Summary of: Prieve, B. A., Calandruccio, L., Fitzgerald, T., Mazevski, A., & Georgantas, L. M. (2008). Changes in transient-evoked otoacoustic emission levels with negative tympanometric peak pressure in infants and toddlers. Ear and hearing, 29(4), 533–542. https://doi.org/10.1097/AUD.0b013e3181731e3e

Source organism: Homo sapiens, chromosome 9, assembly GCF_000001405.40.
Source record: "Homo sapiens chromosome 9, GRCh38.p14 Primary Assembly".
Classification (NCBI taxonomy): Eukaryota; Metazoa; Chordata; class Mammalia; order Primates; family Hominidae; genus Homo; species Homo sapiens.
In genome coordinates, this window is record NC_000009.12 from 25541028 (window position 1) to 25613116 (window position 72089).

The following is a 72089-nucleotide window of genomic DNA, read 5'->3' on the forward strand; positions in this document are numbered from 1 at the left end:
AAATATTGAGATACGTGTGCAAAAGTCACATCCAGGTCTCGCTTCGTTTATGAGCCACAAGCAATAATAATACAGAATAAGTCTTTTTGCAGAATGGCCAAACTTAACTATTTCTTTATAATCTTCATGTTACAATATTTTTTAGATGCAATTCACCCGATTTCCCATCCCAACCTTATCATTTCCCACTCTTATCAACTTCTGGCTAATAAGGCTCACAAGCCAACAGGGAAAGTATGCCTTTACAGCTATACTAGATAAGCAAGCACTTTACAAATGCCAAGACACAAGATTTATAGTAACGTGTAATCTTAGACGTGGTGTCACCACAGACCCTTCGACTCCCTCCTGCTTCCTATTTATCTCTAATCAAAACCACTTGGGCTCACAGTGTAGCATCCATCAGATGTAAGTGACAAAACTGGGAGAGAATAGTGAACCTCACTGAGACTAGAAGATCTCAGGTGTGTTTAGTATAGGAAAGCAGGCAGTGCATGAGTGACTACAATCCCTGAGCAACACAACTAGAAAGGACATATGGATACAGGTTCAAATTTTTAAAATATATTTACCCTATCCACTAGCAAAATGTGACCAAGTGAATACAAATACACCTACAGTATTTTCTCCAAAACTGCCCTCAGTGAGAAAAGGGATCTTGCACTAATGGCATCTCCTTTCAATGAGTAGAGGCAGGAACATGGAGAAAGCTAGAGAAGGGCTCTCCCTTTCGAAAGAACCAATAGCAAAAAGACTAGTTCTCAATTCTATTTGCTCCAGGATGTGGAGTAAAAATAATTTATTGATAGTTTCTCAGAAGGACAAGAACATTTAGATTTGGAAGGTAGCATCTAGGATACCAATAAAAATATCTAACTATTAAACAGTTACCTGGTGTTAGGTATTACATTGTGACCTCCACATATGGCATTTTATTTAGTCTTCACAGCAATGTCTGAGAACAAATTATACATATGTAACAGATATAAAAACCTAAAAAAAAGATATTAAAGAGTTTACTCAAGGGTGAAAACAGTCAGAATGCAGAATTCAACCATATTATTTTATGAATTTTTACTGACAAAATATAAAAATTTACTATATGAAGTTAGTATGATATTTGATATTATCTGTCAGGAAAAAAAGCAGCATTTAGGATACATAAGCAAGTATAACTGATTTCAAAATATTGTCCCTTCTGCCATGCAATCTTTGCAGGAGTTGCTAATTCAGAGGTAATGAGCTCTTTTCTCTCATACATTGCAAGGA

Otoacoustic emission (OAE) testing is standard in the diagnostic test battery for infants and toddlers. OAE reflect the response of the outer hair cells and are good indicators for the health of the cochlea. OAEs evoked by a transient signal are referred to as transient-evoked OAEs (TEOAEs). The frequent occurrence of negative middle-ear pressure in infants and toddlers may decrease the TEOAE amplitude. The current study compares TEOAEs within the same child across 11 children from when negative middle-ear pressure is normal to when it is negative. The purpose of this study is threefold: 1) to determine if TEOAE levels in toddlers and infants decrease with the presence of negative middle-ear pressure as identified via tympanometric peak pressure (TPP), 2) to explore the existence of a linear relationship between negative TPP and TEOAE level, and 3) to observe the effect of negative TPP on TEOAE pass rates. Results indicate that TEOAE levels are reduced when TPP is negative and that this reduction is observed similarly across the measured frequency range between 1 and 4 kHz. Also, TEOAE level reduction is not linearly related to negative TPP. Finally, using a TEOAE emission-to-noise pass criteria of 3 dB, the pass rate was affected by negative TPP in 5 or 6% or cases. These results suggest that compensating for negative middle-ear pressure stands the best chance for maximizing the TEOAE level in infants and toddlers.